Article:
Latinx Performance in the 21st Century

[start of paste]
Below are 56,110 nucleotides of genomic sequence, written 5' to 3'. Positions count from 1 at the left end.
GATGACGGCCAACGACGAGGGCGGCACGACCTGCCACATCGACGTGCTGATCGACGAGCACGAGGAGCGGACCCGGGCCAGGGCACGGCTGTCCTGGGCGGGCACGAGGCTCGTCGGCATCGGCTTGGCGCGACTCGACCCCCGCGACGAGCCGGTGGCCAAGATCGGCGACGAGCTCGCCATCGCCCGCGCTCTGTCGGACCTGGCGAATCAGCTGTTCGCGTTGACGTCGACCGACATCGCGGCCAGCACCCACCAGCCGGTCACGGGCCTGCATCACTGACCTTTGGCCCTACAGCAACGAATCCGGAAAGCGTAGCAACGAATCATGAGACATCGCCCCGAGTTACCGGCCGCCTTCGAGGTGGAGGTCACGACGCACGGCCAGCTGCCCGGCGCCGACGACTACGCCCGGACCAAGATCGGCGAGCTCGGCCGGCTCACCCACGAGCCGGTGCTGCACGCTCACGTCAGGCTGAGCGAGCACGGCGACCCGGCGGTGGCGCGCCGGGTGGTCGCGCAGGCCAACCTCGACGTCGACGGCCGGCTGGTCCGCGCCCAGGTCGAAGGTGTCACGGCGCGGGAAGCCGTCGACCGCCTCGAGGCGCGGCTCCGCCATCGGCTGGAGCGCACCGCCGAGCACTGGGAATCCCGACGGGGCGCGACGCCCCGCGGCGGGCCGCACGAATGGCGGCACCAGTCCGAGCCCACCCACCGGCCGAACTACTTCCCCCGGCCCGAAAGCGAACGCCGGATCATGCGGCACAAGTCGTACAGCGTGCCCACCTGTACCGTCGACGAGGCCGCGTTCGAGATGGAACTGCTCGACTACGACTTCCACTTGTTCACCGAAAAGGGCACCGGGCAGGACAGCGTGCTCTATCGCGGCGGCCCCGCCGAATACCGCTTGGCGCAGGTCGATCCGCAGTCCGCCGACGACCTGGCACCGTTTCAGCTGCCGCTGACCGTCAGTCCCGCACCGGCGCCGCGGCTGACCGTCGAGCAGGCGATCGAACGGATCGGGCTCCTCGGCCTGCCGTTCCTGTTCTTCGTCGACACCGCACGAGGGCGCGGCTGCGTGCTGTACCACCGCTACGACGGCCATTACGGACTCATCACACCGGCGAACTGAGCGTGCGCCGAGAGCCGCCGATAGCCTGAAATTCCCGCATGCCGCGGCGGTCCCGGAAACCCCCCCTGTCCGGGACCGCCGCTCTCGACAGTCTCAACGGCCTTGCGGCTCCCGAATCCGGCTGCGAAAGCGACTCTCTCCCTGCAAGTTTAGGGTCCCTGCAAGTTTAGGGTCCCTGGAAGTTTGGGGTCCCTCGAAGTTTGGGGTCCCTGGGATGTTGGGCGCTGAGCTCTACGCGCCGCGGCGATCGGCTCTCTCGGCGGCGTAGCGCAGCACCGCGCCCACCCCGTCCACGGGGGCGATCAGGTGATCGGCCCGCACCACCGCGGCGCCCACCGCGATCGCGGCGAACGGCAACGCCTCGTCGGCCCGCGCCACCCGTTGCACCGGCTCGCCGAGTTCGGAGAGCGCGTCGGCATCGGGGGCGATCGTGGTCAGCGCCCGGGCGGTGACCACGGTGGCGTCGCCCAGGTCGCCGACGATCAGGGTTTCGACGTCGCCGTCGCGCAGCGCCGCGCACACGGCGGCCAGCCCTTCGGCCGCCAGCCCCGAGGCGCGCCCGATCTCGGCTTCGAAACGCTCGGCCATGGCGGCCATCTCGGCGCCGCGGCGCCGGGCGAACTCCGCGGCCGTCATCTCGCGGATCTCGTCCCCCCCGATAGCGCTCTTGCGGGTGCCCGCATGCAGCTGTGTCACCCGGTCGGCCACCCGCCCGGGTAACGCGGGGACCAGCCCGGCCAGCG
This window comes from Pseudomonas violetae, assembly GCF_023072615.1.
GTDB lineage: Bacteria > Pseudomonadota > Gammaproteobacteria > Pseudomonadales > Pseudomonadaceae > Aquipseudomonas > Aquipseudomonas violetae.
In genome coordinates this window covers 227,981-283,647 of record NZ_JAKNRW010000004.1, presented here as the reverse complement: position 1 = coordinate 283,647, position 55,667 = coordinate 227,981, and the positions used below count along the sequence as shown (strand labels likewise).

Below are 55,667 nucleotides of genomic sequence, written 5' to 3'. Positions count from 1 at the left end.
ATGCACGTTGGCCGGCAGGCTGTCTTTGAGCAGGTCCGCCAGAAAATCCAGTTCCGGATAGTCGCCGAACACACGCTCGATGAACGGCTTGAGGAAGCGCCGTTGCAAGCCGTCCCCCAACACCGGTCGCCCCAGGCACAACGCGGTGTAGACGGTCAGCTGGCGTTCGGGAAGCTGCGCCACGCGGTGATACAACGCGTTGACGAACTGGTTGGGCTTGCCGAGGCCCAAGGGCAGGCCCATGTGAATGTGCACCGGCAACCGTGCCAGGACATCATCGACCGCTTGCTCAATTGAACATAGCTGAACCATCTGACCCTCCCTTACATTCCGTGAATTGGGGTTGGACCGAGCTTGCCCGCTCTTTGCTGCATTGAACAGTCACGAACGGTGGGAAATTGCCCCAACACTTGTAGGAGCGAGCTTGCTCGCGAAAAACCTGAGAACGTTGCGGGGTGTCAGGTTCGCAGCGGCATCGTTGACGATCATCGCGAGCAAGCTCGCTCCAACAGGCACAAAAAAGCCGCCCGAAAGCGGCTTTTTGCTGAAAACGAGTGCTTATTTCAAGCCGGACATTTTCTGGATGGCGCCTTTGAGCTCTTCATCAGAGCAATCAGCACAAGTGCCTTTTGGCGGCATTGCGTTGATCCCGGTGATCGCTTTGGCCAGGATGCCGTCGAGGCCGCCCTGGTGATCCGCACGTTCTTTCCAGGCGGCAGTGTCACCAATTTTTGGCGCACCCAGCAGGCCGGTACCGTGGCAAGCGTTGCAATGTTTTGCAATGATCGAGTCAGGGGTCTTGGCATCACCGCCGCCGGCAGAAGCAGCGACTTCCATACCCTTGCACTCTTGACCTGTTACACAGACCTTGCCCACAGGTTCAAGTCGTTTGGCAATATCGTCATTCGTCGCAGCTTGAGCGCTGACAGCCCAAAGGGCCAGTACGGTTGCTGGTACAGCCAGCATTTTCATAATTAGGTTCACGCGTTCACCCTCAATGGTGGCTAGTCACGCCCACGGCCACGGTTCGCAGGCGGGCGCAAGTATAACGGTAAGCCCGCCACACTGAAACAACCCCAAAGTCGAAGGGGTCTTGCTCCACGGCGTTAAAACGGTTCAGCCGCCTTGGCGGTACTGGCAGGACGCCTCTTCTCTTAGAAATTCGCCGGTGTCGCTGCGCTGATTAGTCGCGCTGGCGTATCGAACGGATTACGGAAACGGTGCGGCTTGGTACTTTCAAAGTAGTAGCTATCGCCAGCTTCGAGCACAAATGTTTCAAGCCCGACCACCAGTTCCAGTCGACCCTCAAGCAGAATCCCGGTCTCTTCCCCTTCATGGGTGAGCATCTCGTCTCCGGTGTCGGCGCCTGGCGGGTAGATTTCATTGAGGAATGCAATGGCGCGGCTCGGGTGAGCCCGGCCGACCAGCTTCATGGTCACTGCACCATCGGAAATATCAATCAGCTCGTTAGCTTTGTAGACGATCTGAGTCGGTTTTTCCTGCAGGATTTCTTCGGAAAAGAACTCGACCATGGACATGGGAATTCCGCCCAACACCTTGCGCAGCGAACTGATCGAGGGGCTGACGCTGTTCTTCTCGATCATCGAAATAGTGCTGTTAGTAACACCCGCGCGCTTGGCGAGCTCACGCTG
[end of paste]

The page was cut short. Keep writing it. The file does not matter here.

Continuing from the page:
This essay examines quebradita dancing, a Mexican/Mexican American social dance form first cultivated during the 1990s through transborder exchanges, as a tool for the development of rasquache pedagogy. Engaging Chicano Studies scholar Tomás Ybarra-Frausto’s definition of rasquachismo as a DIY, underdog sensibility employed by Chicanx communities to repurpose the intended use value of materials, I examine how quebradita dancing teaches participants to strategically hybridize aesthetics in order to reshape the world around them. I contend that rasquache pedagogy is an affectively embodied lesson of/for belonging that Brown, working-class peoples engage to cope with the instability of the US-Mexico border and times of crisis. Moreover, I examine how these creative strategies are utilized by bodies to reclaim subjectivity during moments that national il/legalities dehumanize their existence and connections. In doing so, I consider how my own interaction with and embodiment of quebradita dancing provided me the tools to shape my Mexican American identity as well as my approaches to teaching during the COVID-19 pandemic.